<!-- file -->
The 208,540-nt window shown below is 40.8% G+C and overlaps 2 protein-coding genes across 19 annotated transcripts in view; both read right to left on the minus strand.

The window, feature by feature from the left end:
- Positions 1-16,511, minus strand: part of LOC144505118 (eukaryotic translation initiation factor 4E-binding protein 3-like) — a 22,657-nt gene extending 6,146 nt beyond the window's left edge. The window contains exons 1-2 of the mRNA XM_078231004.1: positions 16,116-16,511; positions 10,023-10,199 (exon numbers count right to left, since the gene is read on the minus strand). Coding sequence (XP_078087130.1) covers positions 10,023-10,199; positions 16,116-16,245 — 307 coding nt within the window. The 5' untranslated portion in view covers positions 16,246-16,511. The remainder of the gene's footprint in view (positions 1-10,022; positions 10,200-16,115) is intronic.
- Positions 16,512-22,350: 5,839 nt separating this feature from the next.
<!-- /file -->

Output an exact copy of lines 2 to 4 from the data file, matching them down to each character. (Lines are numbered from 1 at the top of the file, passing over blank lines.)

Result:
The window, feature by feature from the left end:
- Positions 1-16,511, minus strand: part of LOC144505118 (eukaryotic translation initiation factor 4E-binding protein 3-like) — a 22,657-nt gene extending 6,146 nt beyond the window's left edge. The window contains exons 1-2 of the mRNA XM_078231004.1: positions 16,116-16,511; positions 10,023-10,199 (exon numbers count right to left, since the gene is read on the minus strand). Coding sequence (XP_078087130.1) covers positions 10,023-10,199; positions 16,116-16,245 — 307 coding nt within the window. The 5' untranslated portion in view covers positions 16,246-16,511. The remainder of the gene's footprint in view (positions 1-10,022; positions 10,200-16,115) is intronic.
- Positions 16,512-22,350: 5,839 nt separating this feature from the next.